But as far as John’s Prizes, your comment only reinforces mine. If these were to be discarded anyway, this is one more reason John should NOT insult our intelligence and make a big effing deal of them!

  8. Tom Martin Says:

    Where’s the Ford EcoBoost engines? I thought we would see some by now.

    Would love to see the Mustang replace the 4.0 with a 2.5 ecoboost, and the 4.6 with a 3.5 ecoboost.

    Both should improve performance and mileage.

  9. Salvador G. Says:

    Ok, I agree with Thor… Thor??? I wonder!!!

    Anywho, I agree; it just doesn’t work for a gas power car, hopefully Honda will see the light and make it part of its trucks line up.

    I’m just glad too see the Ford Fiesta finally here, its about time. :O :)
    FIESTA… FIESTA… VAMOS A LA FIESTA.

    And can the People here, stop – stop the abusing the announcers, Jeess…
    be greatefull people, at least there are professionals that take time of their lives to provide us with our daily doze of car news.
    Heaven knows where that PUMA lover of McElroy is.

    I wonder… What do you guys think?
    Do you think John McElroy is probably reading some of our comments and probably possing as one of us under a different nickname????

    >:(

  10. Craig A. Cole Says:

    @ Tom Martin

    We should have a report on Ford’s EcoBoost engines and a road test of the new Lincoln MKT next week. The company hosted a ride-and-drive event at its Romeo Michigan Proving Grounds today and I was lucky enough to be able to attend. I was VERY impressed with the new twin-turbo V6 and blown away by the MKT. For more details I’m afraid you’ll just have to tune in. :)

    – Craig

  11. C-Tech Says:

    Hello. Thor if you do not like John’s show then get your own and you can hire anyone you like. The trivia game is just that, a “Trivia” game. If you want big prizes go play the lotto. John keep doing what you do, the way you like. I hope your show can somehow re-join the SPEEDTV line up. SPEEDTV has gotten dumber lately. Will anyone miss the 789 Chrysler-Dodge-Jeep dealers closing?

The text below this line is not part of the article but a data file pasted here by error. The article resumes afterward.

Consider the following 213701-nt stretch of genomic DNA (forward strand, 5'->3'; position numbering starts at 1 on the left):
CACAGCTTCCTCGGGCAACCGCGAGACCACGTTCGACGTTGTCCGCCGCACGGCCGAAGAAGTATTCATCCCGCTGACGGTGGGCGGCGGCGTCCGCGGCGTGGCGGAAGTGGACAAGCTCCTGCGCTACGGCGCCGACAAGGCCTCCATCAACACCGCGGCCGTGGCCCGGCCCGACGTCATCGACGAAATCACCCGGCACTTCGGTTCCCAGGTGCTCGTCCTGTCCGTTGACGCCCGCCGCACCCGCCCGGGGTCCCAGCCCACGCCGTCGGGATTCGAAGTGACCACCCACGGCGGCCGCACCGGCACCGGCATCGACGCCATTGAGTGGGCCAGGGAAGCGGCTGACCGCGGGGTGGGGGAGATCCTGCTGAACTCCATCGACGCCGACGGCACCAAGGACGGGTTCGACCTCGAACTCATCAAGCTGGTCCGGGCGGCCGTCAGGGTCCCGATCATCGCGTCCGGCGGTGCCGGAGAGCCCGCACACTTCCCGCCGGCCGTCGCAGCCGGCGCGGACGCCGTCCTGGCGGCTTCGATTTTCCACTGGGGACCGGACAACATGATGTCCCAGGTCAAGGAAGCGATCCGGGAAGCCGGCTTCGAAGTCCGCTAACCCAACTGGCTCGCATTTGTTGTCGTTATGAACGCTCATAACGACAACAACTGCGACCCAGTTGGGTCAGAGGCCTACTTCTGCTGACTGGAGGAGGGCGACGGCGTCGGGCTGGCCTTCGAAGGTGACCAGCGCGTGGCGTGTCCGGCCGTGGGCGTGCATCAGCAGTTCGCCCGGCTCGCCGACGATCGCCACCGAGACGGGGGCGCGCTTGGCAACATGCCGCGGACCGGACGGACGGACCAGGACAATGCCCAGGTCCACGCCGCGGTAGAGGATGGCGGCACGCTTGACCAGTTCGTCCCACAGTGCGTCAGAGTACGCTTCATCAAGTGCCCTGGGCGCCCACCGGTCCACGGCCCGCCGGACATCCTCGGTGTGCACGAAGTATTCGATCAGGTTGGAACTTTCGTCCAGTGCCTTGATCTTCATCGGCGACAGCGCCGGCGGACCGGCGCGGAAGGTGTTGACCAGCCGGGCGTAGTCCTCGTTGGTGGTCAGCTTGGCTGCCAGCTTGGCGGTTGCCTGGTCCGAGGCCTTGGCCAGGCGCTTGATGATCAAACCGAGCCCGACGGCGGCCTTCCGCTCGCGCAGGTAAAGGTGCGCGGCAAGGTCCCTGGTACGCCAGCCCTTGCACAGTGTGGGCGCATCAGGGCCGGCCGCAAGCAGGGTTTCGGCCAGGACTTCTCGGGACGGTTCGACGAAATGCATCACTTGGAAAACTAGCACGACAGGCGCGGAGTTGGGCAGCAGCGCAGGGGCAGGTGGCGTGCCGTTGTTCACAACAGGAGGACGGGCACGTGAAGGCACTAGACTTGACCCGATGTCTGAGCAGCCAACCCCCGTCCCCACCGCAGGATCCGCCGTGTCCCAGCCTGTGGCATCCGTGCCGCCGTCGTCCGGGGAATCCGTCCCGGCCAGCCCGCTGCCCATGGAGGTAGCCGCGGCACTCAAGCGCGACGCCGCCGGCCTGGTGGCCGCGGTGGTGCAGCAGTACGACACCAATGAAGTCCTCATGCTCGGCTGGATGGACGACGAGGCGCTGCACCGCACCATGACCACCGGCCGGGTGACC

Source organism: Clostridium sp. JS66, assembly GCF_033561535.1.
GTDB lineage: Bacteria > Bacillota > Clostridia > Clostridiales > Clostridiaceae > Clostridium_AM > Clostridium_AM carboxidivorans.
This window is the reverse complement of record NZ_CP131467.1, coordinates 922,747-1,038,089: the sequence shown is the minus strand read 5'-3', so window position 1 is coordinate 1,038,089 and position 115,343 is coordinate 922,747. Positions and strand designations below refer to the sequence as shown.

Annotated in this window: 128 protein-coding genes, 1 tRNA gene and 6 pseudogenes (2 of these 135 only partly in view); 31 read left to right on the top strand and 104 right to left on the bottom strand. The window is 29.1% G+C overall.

12. David B. Fishburn Says:

    Good job, Mark! If Ford is goning to offer the Fiesta here in the U.S., the least they can do is to build them HERE instead of Mexico. No disrespect intended to the mexican people, but when our economy is going down the drain, we need to help our people and country first. If Ford does not have a factory to use, why not hire Chrysler or GM to build it? that would put U.S. citizens back to work and would help stimulate the economy. As far as Mac is concerned, maybe he needs a break every once in a while, just like everybody else. i agree with a comment posted before mine, be grateful that there are professionals who would take time out of their busy schedules to host the show, othrewise, we would’nt even see the show.

  13. Paul Stewart Says:

    Thor, at least I can write my name when I leave a comment AND don’t forget you brought up John’s voice before I or anyone brought up Scott’s hair issues. Please remember it’s John’s show not someone called Thor or Paul Stewarts.

  14. Dave S. Says:

    Dave E….Why so much hate for the UAW? Did they design the Compass, Sebring, Aztec, Windstar or other poorly designed vehicles that totally missed the market? Chrysler, for one, was the darling of the industry in the 90′s when they were producing the right vehicles for the marketplace.